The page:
Singapore, May 9 (Reuters) - The dollar edged up against most major peers on Tuesday as traders, seeing no immediate breakthroughs on the U.S. debt-ceiling talks, look to new inflation data for a clearer picture of the economic outlook and the Federal Reserve's likely rate-hiking path.
The dollar index, which measures the currency against six rivals, pared gains that took it to a nearly one-week high earlier in the session, and was last seen at 101.63 or up 0.2% in afternoon trading.
“I believe we’re going to see maybe a little bit of grandstanding (on the debt ceiling), just making sure that each side is pandering a bit to their base,” said John Doyle, vice president of trading and dealing at Monex USA. “So I don’t think that we’re going to have a breakthrough today. And that might be why the dollar is a bit stronger.”
“Overall, longer-term, we do see a deal getting done,” he said. “We’ve kind of seen this movie before. But we shouldn’t downplay the threat that the wheels might come off. The threat is always there. Once you play with fire enough, eventually you could get burned. So while we don’t think that that’s the most likely scenario, we can’t completely dismiss it.”
The release of closely watched U.S. inflation data on Wednesday is likely to set the tone for markets, after stronger-than-expected jobs data last week.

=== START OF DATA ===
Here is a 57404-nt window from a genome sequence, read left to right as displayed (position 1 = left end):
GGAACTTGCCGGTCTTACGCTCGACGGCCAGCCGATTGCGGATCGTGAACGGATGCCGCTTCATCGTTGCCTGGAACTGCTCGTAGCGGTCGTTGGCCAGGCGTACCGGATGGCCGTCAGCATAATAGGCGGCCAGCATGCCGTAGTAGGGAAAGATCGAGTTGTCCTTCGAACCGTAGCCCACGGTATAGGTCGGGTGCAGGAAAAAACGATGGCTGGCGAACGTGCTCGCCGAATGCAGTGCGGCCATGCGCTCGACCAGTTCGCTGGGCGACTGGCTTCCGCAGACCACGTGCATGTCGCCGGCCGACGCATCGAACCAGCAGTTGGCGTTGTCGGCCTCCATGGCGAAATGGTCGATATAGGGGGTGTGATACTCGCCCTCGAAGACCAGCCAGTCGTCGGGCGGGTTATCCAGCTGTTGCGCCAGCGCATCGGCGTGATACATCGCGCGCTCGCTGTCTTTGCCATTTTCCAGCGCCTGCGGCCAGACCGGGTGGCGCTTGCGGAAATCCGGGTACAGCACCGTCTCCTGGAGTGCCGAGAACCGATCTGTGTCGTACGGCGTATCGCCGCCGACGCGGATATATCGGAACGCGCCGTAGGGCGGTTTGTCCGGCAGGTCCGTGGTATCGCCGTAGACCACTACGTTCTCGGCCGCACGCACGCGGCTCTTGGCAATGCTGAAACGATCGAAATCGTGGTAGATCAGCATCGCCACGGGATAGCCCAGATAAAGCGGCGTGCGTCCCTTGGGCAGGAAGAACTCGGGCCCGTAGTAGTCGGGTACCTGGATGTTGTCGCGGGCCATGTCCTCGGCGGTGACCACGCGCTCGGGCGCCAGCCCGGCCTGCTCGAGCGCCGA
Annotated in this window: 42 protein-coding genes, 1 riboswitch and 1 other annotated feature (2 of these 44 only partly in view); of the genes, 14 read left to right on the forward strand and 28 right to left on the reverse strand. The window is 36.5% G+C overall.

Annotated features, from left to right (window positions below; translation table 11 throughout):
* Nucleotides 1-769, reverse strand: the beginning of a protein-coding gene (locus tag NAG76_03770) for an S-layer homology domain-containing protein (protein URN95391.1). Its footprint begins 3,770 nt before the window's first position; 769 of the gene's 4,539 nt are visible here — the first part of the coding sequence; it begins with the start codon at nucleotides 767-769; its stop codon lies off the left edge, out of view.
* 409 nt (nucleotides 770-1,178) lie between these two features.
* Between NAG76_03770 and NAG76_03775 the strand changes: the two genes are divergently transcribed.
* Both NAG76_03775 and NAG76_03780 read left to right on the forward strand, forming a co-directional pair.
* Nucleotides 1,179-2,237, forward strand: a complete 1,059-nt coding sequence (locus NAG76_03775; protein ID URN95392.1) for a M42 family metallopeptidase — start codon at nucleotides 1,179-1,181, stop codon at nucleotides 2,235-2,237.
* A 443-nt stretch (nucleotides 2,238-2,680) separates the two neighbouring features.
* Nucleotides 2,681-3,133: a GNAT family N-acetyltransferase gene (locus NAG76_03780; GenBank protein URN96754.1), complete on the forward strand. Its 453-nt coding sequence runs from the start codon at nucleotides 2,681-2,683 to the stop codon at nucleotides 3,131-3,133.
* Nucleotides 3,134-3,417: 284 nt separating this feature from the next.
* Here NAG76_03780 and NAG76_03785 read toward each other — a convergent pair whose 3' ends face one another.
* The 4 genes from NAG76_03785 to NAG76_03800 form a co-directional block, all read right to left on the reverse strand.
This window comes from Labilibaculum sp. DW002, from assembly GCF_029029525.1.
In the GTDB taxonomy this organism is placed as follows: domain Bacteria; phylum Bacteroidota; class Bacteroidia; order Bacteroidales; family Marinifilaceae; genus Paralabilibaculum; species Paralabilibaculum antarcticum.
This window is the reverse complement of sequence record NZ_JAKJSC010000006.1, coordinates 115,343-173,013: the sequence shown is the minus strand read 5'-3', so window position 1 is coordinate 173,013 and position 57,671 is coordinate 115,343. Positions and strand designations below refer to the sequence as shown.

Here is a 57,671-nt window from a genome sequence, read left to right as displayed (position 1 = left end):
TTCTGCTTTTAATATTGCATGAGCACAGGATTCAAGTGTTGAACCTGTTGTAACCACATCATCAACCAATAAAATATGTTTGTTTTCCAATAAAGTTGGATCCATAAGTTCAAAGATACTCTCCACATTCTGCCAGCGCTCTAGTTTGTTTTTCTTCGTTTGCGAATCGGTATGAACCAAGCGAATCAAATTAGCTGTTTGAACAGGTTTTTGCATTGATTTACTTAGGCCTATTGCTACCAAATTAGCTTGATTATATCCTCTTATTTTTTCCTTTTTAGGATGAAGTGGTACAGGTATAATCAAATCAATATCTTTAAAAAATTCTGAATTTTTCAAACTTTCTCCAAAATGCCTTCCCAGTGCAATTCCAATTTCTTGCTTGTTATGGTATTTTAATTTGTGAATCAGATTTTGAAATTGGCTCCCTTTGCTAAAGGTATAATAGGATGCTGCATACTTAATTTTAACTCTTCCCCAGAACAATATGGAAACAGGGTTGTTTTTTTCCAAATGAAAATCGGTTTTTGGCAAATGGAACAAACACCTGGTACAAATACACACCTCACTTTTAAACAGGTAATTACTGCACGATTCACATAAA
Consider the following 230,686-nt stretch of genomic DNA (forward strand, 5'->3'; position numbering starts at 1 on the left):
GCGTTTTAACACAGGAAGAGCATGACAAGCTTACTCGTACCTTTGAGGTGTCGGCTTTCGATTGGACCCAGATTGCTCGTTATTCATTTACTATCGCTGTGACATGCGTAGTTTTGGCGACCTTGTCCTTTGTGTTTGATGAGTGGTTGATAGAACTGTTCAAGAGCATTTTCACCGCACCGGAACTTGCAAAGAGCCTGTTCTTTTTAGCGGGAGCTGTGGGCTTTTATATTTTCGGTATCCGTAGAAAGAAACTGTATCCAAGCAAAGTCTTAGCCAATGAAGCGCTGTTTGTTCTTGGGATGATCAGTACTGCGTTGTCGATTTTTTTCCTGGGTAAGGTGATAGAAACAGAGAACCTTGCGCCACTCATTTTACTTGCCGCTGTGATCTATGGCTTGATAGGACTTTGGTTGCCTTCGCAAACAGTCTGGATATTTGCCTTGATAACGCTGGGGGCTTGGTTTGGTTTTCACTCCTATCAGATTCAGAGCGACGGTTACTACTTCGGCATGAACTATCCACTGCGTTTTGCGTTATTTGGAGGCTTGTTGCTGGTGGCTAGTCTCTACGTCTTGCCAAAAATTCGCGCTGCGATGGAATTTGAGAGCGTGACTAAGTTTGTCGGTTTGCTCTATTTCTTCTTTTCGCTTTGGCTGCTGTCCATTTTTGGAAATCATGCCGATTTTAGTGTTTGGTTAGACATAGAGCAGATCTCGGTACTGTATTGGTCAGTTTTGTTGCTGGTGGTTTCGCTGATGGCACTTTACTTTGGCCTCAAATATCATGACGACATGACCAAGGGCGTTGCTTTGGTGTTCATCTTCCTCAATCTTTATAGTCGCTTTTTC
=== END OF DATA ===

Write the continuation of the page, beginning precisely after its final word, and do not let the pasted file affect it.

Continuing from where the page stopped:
Any Federal Reserve policy tweaks will have to be weighed against a backdrop of recent turmoil in the U.S. banking sector and a political impasse in Washington over lifting the country’s debt ceiling and avoiding a default, analysts said.
The Fed’s quarterly survey of bank loan officers released on Monday showed that credit conditions for U.S. businesses and households continued to tighten at the start of the year, most likely due to interest rate hikes.
The survey was among the first measures of sentiment in the banking sector since the recent run of bank failures, sparked by Silicon Valley Bank’s collapse in March.
The euro fell 0.39% to $1.0962.
Sterling remained flat at $1.2620, ahead of Thursday’s central bank policy meeting.
“It’s widely expected that we’re going to get that quarter-basis-point hike, and then we’ll see where they go from there,” Doyle said.